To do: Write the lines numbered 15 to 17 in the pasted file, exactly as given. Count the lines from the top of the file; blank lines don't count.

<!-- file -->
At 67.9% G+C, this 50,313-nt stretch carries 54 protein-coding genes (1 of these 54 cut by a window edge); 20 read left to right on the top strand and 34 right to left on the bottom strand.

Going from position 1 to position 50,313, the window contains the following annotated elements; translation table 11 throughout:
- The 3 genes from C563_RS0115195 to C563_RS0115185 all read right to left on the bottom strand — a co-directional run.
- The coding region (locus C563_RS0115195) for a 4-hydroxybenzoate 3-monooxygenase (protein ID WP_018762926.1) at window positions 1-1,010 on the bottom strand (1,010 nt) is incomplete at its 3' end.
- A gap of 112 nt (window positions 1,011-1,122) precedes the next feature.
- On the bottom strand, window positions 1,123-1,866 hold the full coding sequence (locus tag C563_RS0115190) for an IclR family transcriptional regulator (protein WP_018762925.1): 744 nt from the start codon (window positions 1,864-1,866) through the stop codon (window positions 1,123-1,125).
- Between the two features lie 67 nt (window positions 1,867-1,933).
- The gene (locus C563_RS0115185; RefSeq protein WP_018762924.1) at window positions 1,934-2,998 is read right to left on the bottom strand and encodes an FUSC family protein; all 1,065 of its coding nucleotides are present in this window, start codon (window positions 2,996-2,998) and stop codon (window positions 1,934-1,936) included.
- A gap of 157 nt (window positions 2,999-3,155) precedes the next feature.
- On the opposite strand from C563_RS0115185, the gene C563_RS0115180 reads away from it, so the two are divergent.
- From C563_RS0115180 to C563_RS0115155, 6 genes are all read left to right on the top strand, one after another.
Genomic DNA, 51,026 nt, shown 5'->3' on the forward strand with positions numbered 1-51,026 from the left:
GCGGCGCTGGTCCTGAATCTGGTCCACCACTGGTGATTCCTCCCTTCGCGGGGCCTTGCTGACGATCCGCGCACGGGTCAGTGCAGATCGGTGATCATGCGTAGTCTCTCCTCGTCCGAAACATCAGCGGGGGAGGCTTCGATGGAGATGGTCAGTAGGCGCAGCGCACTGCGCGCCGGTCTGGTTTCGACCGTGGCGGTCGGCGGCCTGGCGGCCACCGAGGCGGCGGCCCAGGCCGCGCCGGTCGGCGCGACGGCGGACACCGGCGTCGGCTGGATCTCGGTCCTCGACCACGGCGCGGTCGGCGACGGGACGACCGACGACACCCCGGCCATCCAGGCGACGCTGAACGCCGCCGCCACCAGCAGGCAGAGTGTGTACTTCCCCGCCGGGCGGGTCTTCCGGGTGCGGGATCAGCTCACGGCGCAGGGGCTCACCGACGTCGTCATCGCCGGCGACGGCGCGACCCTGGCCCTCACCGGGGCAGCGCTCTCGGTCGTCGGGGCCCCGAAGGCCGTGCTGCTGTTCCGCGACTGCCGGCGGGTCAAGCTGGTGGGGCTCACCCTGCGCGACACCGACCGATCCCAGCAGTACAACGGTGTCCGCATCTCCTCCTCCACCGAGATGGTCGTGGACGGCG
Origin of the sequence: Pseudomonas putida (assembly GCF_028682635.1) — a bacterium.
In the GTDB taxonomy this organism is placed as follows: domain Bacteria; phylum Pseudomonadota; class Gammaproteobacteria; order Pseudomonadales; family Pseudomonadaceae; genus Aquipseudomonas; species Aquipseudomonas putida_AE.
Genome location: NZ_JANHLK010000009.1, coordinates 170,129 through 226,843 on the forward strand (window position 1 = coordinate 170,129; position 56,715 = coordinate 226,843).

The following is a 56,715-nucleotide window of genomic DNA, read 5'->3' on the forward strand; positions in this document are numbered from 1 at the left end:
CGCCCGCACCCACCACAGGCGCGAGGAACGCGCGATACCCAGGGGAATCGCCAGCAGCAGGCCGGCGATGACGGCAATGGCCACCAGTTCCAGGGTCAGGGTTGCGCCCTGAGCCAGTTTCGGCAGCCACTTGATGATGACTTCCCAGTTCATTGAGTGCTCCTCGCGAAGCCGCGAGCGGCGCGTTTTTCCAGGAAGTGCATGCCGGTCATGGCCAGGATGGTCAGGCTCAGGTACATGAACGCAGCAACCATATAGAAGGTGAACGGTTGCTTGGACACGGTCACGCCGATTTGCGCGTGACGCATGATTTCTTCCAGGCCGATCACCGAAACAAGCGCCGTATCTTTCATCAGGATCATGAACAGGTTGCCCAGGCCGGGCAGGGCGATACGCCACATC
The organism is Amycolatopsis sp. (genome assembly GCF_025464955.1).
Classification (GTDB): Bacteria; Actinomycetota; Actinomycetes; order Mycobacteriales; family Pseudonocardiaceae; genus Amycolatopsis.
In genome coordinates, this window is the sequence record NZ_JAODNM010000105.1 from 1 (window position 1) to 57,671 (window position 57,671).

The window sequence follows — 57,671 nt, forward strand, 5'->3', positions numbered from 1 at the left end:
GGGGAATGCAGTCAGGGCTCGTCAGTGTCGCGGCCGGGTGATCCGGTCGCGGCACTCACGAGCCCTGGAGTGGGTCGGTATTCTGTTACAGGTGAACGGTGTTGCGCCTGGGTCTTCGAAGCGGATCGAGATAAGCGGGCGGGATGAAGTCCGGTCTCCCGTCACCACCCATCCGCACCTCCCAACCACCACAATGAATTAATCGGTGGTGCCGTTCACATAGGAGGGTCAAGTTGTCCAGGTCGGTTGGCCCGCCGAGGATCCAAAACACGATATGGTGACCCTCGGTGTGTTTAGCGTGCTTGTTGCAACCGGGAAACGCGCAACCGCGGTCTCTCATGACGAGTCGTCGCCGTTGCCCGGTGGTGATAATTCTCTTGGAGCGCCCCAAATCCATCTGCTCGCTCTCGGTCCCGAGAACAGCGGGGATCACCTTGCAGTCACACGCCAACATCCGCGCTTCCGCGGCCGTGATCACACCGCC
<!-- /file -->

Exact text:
In the GTDB taxonomy this organism is placed as follows: domain Bacteria; phylum Pseudomonadota; class Gammaproteobacteria; order Pseudomonadales; family Pseudomonadaceae; genus Aquipseudomonas; species Aquipseudomonas putida_AE.
Genome location: NZ_JANHLK010000009.1, coordinates 170,129 through 226,843 on the forward strand (window position 1 = coordinate 170,129; position 56,715 = coordinate 226,843).

The following is a 56,715-nucleotide window of genomic DNA, read 5'->3' on the forward strand; positions in this document are numbered from 1 at the left end: